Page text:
Late monsoon rains in northern Pakistan have washed away communities, devastated farmland, and brought the risk of a “super-flood” moving across the country, leaving millions of people potentially vulnerable.
The National Disaster Management Authority (NDMA) reports that more than 200 people have died since the flooding began in early September, with some 1,200 villages submerged so far, affecting 600,000 people. Thousands of homes have been destroyed, while almost 436,000 acres (176,443 hectares) of crops have been lost. The figures are rising daily.
“The biggest immediate challenge is to get people out of the inundated areas and to relief camps - then meeting their needs for shelter, food and water,” NDMA spokesman Ahmad Kamal told IRIN. Access to affected people is difficult owing to the sheer scale of the disaster.
The mountainous northern regions of Gilgit-Baltistan and Pakistani-administered Kashmir have already seen significant flood devastation: Scores of villages have been submerged and thousands of people displaced. Landslides and collapsing infrastructure, including thousands of homes, have claimed dozens of lives.
Swollen rivers flowing south from the mountains into Punjab, the country’s most populated province, have started to breach flood defences, unleashing further devastation as huge volumes of water surge into agricultural heartlands.
But it is not just farmland close to the rivers which has been affected. Parts of the provincial capital, Lahore, are under water, as is the nearby city of Wazirabad. Punjab declared a state of emergency a few days ago.
The NDMA and its counterparts at provincial and district levels are working jointly with the Pakistani armed forces, leading rescue efforts in which more than 2,300 troops and dozens of boats have been deployed, with helicopter support.
The immediate needs are search and rescue, restoration of access, drainage, food, drinking water, and emergency health and shelter requirements for the growing number of flood displaced people in the 271 camps dotted across Punjab.
“As reports are still coming in, the picture will only be clearer in the next couple of days,” said Ghulam Muhammad Awan, director of operations for the Pakistan Red Crescent Society. “At this point in time, with the knowledge that flooding is expected in Sindh in the next few days, it is anticipated that this is a disaster that will figure between the flooding of 2013 which affected about 1.5 million people and the super floods of 2010 which affected some 20 million people.”
But the crisis had shown a number of positives. “Better capacity and systems to cope with flooding, along with earlier evacuation have saved people’s lives,” Kamal said, praising the efforts of local authorities and army rescue teams. Tens of thousands of people were evacuated ahead of the floods.
Meanwhile, rising water continues to put pressure on the Trimu Headworks (a barrage system of sluices designed to control the flow of water), where the rivers Jhelum and Chenab meet near the city of Jhang, in central Punjab. Thousands of families are in the process of being evacuated from the surrounding area. Parts of Punjab are already three metres under water.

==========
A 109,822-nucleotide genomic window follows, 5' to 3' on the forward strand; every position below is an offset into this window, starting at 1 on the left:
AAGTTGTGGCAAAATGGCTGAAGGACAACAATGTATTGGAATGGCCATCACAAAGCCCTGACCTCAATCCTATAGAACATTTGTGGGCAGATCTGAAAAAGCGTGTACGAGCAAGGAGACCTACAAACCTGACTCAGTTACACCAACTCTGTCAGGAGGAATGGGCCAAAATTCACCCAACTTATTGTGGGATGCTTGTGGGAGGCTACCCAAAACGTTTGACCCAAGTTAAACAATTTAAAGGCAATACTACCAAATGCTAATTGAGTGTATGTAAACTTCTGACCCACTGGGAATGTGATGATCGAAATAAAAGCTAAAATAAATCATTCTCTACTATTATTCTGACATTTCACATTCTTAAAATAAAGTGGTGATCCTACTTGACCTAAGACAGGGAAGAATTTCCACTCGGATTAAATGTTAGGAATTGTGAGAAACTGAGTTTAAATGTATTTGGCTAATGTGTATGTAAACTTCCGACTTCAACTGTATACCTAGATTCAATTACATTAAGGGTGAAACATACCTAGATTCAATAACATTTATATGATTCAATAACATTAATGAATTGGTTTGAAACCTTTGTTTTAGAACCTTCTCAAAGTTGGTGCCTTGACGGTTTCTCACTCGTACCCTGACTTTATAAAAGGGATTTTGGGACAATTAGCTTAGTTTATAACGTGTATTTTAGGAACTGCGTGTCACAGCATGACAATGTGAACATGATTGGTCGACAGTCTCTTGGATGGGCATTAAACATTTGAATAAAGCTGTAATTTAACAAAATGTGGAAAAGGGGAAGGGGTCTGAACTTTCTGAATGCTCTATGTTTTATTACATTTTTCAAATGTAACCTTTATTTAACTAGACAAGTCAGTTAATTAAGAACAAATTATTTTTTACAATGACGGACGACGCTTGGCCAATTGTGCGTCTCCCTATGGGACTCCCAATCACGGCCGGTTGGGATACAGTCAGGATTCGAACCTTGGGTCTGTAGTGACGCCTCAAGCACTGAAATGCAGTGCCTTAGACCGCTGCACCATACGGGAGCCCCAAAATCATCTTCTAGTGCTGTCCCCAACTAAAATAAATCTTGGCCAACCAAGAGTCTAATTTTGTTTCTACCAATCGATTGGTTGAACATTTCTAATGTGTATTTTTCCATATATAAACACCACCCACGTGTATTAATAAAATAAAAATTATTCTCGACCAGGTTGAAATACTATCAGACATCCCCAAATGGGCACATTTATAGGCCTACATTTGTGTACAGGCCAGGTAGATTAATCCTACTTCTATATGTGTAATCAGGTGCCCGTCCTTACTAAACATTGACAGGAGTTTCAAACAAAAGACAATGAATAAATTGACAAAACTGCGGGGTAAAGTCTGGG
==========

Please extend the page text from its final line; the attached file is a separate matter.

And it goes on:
Describing the ongoing flood situation as an “evolving crisis”, Annette Hearns, acting head of the UN Office for the Coordination of Humanitarian Affairs (OCHA) in Pakistan, said: “We are monitoring the situation very closely and are in constant contact with the respective local and national government authorities.”
“An exceptionally high volume of water is moving south, through Punjab, and will converge at various points in the next few days. As the water moves, the impact of the situation will evolve,” she said.
She praised the actions of the authorities leading rescue and relief activities, acknowledging that lessons learned from wide-scale flooding in 2010, and investment in Disaster Risk Reduction (DRR), had paid dividends.
“Earlier evacuation of those at risk has been apparent, with effective early warning systems and experience from previous wide-scale flooding playing a part in saving people’s lives and safeguarding their assets,” she said.
The government has not made a formal request for assistance to the international humanitarian community.
The southern province of Sindh is on high alert, with the flood surge set to reach the region by the weekend. (Balochistan and Khyber Pakhtunkhwa – two of the country’s four provinces - are outside the major flooding zones).
Sources within the humanitarian community say worst-case scenarios envisage the number of those affected potentially running into many millions. The Pakistan Meteorological Department says more rain is likely. The next few days will be critical.
Meanwhile, the Pakistan Humanitarian Forum (PHF), which supports and represents more than 50 international NGOs in the country, said its members were mobilized and ready to respond, as required.
A PHF spokesperson said many of its members were already on the ground engaged in other projects: 27 organisations in Punjab; 12 in Pakistani-administered Kashmir; and 36 in Sindh.
“Some members are already responding in Punjab and Kashmir, initiating a Non-Food Item response, while in Sindh the DRR phone chains have been started to warn beneficiaries about the potential for rising waters, where [PHF] members are collaborating with local authorities as required.”